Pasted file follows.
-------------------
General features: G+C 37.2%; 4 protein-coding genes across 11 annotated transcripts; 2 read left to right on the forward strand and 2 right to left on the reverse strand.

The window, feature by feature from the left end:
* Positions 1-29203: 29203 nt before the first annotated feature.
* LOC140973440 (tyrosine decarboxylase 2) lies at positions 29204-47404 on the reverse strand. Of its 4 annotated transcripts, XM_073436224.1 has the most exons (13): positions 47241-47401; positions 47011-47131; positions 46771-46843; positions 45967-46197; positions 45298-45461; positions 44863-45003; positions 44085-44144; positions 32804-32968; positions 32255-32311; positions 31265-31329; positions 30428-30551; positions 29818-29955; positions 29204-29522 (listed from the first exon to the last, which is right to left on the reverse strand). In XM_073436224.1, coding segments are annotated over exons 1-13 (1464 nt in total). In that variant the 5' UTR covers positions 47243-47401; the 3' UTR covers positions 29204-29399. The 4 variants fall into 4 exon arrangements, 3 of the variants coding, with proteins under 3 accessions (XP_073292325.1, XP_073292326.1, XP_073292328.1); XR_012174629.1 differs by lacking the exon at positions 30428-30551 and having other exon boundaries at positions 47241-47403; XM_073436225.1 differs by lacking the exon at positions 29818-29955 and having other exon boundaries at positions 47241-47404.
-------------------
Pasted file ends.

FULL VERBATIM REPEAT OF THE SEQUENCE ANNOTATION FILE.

General features: G+C 37.2%; 4 protein-coding genes across 11 annotated transcripts; 2 read left to right on the forward strand and 2 right to left on the reverse strand.

The window, feature by feature from the left end:
* Positions 1-29203: 29203 nt before the first annotated feature.
* LOC140973440 (tyrosine decarboxylase 2) lies at positions 29204-47404 on the reverse strand. Of its 4 annotated transcripts, XM_073436224.1 has the most exons (13): positions 47241-47401; positions 47011-47131; positions 46771-46843; positions 45967-46197; positions 45298-45461; positions 44863-45003; positions 44085-44144; positions 32804-32968; positions 32255-32311; positions 31265-31329; positions 30428-30551; positions 29818-29955; positions 29204-29522 (listed from the first exon to the last, which is right to left on the reverse strand). In XM_073436224.1, coding segments are annotated over exons 1-13 (1464 nt in total). In that variant the 5' UTR covers positions 47243-47401; the 3' UTR covers positions 29204-29399. The 4 variants fall into 4 exon arrangements, 3 of the variants coding, with proteins under 3 accessions (XP_073292325.1, XP_073292326.1, XP_073292328.1); XR_012174629.1 differs by lacking the exon at positions 30428-30551 and having other exon boundaries at positions 47241-47403; XM_073436225.1 differs by lacking the exon at positions 29818-29955 and having other exon boundaries at positions 47241-47404.